Mumei Gotô Jôshin Futokoromono 無銘 後藤乗真二所物 from the late Muromachi 室町時代. This set comprises a kozuka 小柄 and menuki 目貫. The kôzuka is constructed of shakudô 赤銅 with a fine nanakô ji 魚子地. The theme is carved in katachi-bori 容彫 meaning the motif is carved in full. This design has been punched up from behind the ground. The carving is then is finished off and the nanakô added.
This motif on the kozuka is large and covers a greater part of the Ji, and is in the style of Jôshin. The design on both the kozuka and menuki is finished in shakudô and 金袋着色絵 Kin Fukuro-kise iroe The back and sides of the kozuka are shakudô and are in excellent condition.
The menuki also have a rich dark shakudô ji and there is 金袋着色絵 Kin Fukuro-kise iroe. The neshi 根足 (posts) are inyokon 陰陽根. That is a male and female post that enabled securing via a rod that passed through the tsuka and attached to each menuki. The male post is missing in this instance but the chikaragane 力金 (base plates) are still there. Inyonkon are said, in current thinking, to indicate that the work is mainline Gotô work. This is open to discussion but current thinking by the NBTHK seems to point to this.
In regards to 金袋着色絵 Kin Fukuro-kise iroe, this refers to the gold treatment or uttori うっとり that covers certain parts of the design. In the time of Yûjô, Sôjô and up until Kôjô, there was no such thing as soldered iroe. The sheets of gold, silver or other precious metals were held on by crimping at the base of the mon or carved design. This is the reason why many of these fittings lose their gold over the hundreds of years they exist.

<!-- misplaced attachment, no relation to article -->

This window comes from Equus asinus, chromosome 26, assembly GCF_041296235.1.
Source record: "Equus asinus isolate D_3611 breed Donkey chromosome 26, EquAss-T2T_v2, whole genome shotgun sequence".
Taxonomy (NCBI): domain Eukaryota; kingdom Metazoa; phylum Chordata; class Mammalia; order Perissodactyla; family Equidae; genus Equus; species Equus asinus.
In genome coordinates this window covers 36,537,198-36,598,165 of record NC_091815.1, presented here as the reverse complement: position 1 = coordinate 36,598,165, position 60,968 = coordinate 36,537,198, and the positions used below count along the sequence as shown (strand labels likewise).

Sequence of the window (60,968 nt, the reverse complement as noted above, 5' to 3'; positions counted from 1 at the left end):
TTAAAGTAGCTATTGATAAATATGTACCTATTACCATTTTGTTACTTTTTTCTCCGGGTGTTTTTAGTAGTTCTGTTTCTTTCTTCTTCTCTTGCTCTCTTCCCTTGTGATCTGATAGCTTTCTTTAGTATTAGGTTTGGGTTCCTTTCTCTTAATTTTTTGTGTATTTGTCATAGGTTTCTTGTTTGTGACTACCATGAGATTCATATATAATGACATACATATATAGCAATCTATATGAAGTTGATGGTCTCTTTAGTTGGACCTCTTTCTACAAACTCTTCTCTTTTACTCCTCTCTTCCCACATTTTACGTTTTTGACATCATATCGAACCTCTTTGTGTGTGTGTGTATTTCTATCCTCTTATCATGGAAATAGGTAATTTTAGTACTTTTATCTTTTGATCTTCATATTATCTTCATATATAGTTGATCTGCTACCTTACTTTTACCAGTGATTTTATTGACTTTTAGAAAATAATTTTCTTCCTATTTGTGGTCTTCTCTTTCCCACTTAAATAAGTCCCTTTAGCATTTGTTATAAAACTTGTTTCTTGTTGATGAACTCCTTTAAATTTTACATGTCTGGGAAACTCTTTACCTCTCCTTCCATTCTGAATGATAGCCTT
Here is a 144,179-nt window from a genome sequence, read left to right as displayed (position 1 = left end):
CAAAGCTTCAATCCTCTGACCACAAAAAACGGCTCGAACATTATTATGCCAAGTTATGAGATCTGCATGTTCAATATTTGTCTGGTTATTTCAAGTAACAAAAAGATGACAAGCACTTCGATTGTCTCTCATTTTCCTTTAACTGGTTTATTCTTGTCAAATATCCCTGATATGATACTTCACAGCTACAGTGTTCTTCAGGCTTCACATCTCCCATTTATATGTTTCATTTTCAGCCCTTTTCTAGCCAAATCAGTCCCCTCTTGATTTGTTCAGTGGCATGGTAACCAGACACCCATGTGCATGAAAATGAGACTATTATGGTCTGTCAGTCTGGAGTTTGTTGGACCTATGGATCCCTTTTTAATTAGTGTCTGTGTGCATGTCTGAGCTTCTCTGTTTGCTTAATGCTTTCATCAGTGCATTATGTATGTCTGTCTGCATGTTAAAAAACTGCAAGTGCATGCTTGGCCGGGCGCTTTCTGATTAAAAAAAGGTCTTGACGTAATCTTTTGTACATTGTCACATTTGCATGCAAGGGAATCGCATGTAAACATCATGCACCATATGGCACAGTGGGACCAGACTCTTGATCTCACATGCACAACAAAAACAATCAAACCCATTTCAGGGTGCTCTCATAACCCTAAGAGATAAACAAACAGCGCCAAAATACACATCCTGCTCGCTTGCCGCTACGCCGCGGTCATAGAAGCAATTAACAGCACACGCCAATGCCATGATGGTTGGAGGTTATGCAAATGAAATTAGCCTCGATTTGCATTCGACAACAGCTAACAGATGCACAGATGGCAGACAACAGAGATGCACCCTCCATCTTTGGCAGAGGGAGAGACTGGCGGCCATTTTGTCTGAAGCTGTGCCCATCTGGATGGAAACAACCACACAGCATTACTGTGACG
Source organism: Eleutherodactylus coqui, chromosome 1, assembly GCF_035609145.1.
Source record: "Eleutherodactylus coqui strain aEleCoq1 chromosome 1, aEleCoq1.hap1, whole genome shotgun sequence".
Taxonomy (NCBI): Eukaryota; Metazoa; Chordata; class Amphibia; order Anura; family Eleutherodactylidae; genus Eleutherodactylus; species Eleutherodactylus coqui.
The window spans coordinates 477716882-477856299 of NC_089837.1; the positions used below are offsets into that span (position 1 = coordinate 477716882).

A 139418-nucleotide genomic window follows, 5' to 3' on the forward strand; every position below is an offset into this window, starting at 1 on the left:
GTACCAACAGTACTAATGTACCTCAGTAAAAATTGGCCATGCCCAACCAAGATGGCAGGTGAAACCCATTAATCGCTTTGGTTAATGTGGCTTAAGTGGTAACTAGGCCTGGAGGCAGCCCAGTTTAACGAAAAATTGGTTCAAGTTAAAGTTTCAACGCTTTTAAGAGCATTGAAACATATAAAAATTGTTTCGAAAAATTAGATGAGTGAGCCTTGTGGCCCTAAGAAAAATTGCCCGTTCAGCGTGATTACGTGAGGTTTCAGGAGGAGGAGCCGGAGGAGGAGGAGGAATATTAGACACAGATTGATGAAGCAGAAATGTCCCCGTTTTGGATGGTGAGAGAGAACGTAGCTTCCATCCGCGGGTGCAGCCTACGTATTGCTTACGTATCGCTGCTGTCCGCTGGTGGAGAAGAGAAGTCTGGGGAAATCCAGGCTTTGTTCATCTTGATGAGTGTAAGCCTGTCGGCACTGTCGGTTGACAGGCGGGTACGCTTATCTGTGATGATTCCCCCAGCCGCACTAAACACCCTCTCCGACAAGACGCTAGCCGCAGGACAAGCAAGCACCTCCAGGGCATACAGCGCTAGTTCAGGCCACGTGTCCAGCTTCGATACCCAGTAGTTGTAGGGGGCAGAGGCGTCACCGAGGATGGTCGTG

The theme is described as Tatsutagawa. Tatsutagawa 竜田川 (Tatsuta River, Nara prefecture) is the very end of the Yamato rivier 大和川 (Yamatogawa) and is famous for the viewing of kaeda ka 楓梶 (red maple leaves) in Autumn.
This example shows the maple leaves, lying over planks known as ikada 筏 (rafts) which are scattered over the water, drifting down stream. These symbols were celebrated in Japanese art. The rafts carrying their precious cargo, drift down stream, over time, they loose their treasure and continue on alone. This symbolizes change and has much significance for the samurai. The maple leaves are a mixture of gold and shakudo, the ikada are in shakudo and there are gold ropes scattered about the place.
One last feature worth noting is the way the design on the kôzuka is created. The design on this item would have been punched up from the back of the ground, and then carved and filed into shape. This can be seen in the fact the the design is clearly attached to the ground and not attached in the style of suemon. Also, the nanakô can be seen thinning out as it approaches the design. These show that the work was all created at the same time, and parts were not added by later generations. This is then a total work made by the had of Jôshin.